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The world’s oldest flamingo flew to that great big aviary in the sky last week. Greater, as it was known, was the most famous flamingo in Australia’s Adelaide Zoo when it was put to sleep at age 83.

The bird was suffering from severe arthritis and was nearly blind; zookeepers decided that putting Greater down was the most humane thing they could do.

Most of us are impressed when our pets live merely into the low double digits. But there are creatures out there that put in some serious time on Earth, especially compared with us humans. Some sea sponges last more than 1,500 years. (See also “How Old Is That Lion? A Guide to Aging Animals.”)

Herewith, six of the most famously long-lived individual animals:

1. Dynastic Clam

You may have heard of Ming, the deep-sea clam named after the Chinese dynasty during which it was born. When it died in 2006, it was believed to be the oldest living animal ever recorded.

This ocean quahog, scientifically known as Arctica islandica, lived for 507 years and came to an inglorious end.

In 2006, scientists accidentally killed the clam when they dredged it up off the coast of Iceland and froze it, along with many others, for transport back to the lab for climate change research.

There may be older specimens out there hiding in the mud, but Ming was the lucky one that won postmortem fame.

2. Great-Great-Grand Whale

bowhead whale was 130 years old when it died in 2007. Eskimos harvested the whale that year during a subsistence hunt monitored by the International Whaling Commission.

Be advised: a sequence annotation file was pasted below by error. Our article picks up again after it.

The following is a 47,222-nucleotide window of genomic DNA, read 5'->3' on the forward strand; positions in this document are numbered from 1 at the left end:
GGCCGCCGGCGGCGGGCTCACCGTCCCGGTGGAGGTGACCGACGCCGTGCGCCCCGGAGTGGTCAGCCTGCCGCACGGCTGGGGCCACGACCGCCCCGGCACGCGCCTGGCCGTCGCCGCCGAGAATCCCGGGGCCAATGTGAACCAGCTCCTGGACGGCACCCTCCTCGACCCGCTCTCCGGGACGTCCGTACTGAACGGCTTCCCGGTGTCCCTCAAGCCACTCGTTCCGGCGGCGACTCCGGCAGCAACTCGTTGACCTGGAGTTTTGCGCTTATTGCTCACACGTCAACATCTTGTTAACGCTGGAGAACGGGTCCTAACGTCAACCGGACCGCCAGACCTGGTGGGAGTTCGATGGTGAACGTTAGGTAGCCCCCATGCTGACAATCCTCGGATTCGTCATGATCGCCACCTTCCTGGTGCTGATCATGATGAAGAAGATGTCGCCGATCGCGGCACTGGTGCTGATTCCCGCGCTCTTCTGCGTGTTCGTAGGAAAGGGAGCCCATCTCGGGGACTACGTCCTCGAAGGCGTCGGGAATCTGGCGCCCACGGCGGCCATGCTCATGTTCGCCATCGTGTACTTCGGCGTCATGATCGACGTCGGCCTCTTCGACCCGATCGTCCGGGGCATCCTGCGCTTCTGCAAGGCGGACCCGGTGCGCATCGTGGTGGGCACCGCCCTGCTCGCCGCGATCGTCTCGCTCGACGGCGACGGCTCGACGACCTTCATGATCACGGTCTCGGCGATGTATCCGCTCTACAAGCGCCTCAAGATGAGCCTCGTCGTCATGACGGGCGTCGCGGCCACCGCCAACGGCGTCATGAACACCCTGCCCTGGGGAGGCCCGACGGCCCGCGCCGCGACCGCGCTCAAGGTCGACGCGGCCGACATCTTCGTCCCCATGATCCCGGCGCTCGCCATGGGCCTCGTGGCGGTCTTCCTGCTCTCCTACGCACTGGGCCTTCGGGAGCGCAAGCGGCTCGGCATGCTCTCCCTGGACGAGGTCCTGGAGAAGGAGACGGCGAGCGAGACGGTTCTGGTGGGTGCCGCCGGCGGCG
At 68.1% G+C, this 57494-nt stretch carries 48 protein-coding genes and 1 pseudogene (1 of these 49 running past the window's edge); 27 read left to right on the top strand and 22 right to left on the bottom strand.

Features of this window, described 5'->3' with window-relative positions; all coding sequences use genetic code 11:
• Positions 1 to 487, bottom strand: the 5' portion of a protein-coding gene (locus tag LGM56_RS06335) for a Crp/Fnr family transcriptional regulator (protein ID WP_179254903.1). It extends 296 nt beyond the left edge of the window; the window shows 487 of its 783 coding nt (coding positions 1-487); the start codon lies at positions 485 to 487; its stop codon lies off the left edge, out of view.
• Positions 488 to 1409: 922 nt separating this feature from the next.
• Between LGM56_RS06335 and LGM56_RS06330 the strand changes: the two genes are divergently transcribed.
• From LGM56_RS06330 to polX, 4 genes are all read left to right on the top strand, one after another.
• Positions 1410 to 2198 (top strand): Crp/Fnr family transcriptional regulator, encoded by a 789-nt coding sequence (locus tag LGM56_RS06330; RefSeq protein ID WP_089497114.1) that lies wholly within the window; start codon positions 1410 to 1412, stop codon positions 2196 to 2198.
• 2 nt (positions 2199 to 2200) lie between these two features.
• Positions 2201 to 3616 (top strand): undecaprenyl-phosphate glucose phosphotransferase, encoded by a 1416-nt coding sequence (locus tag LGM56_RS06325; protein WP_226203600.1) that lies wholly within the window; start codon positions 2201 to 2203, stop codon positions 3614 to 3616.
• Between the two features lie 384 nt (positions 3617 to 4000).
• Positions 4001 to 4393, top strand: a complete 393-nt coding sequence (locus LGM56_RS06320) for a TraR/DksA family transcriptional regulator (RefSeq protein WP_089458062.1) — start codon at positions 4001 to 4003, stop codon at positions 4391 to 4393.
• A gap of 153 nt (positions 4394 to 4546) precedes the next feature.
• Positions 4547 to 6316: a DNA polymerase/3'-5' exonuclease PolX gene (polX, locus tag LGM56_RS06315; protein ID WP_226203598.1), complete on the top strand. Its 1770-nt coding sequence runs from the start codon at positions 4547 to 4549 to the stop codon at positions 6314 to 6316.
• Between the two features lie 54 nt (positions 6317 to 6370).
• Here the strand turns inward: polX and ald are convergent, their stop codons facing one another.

Scientists were able to estimate its age because the animal had carried a harpoon point in its neck for more than a hundred years. Experts dated the weapon to a New England factory active around 1880.

Scientists believe bowhead whales have the capacity to live about 200 years in part due to their slow metabolism—an adaptation to an icy-cold but food-rich Arctic environment.

3. Golden Oldie Fish

It might just be legend, but a koi goldfish named Hanako that passed on in 1977 was said to be the ripe old age of 226. Fish scales can be read like tree rings, which is how the estimate would have come about.

These ornamental pets are prized in Asia, and the highest-quality koi can cost thousands of dollars. Normally the fish live about 47 years.

4. Bird Named Wisdom

An albatross named Wisdom may be the oldest mom in the bird world. In 2012, at the age of 62, she hatched a new chick, possibly her 35th, and she’s still going strong in the Midway Atoll Wildlife Refuge in the Pacific.

Other avian elders include an 82-year-old Siberian white crane, captive parrots that can live into their 80s, and flamingos. Don’t forget flamingos!

5. Slow and Steady

Giant tortoises are famously long-lived: Thomas, the oldest ever known in Britain, died last year at age 130 after a rat bite on its leg got infected.